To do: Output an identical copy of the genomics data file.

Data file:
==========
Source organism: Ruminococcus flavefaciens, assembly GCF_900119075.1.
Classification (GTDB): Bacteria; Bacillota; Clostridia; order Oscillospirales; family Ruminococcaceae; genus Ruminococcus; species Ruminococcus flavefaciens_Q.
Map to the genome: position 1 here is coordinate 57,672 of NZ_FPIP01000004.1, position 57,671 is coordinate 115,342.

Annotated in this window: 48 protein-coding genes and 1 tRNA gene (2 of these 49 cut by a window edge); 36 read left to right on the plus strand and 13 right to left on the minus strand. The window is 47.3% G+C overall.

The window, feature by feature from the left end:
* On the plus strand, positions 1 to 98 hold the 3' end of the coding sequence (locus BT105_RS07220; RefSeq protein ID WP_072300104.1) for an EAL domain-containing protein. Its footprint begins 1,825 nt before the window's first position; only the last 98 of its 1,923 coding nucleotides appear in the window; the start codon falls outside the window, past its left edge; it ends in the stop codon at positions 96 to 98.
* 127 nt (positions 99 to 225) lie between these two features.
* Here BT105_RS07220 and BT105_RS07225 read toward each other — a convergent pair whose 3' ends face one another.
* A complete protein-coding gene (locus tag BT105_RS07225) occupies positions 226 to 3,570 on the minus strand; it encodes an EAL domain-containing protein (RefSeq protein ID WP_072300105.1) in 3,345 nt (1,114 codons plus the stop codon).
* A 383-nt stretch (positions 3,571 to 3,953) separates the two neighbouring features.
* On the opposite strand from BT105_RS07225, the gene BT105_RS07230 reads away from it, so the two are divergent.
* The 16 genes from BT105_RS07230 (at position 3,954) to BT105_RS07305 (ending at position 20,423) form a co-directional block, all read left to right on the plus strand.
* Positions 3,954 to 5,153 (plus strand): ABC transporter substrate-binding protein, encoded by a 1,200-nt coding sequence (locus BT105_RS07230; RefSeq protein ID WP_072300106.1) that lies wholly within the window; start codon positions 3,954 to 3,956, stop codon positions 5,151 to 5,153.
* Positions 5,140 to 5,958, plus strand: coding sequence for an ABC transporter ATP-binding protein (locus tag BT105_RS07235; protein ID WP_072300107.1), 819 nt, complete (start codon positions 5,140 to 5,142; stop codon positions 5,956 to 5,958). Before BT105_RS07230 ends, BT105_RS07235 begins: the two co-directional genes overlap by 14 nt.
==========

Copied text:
Source organism: Ruminococcus flavefaciens, assembly GCF_900119075.1.
Classification (GTDB): Bacteria; Bacillota; Clostridia; order Oscillospirales; family Ruminococcaceae; genus Ruminococcus; species Ruminococcus flavefaciens_Q.
Map to the genome: position 1 here is coordinate 57,672 of NZ_FPIP01000004.1, position 57,671 is coordinate 115,342.

Annotated in this window: 48 protein-coding genes and 1 tRNA gene (2 of these 49 cut by a window edge); 36 read left to right on the plus strand and 13 right to left on the minus strand. The window is 47.3% G+C overall.

The window, feature by feature from the left end:
* On the plus strand, positions 1 to 98 hold the 3' end of the coding sequence (locus BT105_RS07220; RefSeq protein ID WP_072300104.1) for an EAL domain-containing protein. Its footprint begins 1,825 nt before the window's first position; only the last 98 of its 1,923 coding nucleotides appear in the window; the start codon falls outside the window, past its left edge; it ends in the stop codon at positions 96 to 98.
* 127 nt (positions 99 to 225) lie between these two features.
* Here BT105_RS07220 and BT105_RS07225 read toward each other — a convergent pair whose 3' ends face one another.
* A complete protein-coding gene (locus tag BT105_RS07225) occupies positions 226 to 3,570 on the minus strand; it encodes an EAL domain-containing protein (RefSeq protein ID WP_072300105.1) in 3,345 nt (1,114 codons plus the stop codon).
* A 383-nt stretch (positions 3,571 to 3,953) separates the two neighbouring features.
* On the opposite strand from BT105_RS07225, the gene BT105_RS07230 reads away from it, so the two are divergent.
* The 16 genes from BT105_RS07230 (at position 3,954) to BT105_RS07305 (ending at position 20,423) form a co-directional block, all read left to right on the plus strand.
* Positions 3,954 to 5,153 (plus strand): ABC transporter substrate-binding protein, encoded by a 1,200-nt coding sequence (locus BT105_RS07230; RefSeq protein ID WP_072300106.1) that lies wholly within the window; start codon positions 3,954 to 3,956, stop codon positions 5,151 to 5,153.
* Positions 5,140 to 5,958, plus strand: coding sequence for an ABC transporter ATP-binding protein (locus tag BT105_RS07235; protein ID WP_072300107.1), 819 nt, complete (start codon positions 5,140 to 5,142; stop codon positions 5,956 to 5,958). Before BT105_RS07230 ends, BT105_RS07235 begins: the two co-directional genes overlap by 14 nt.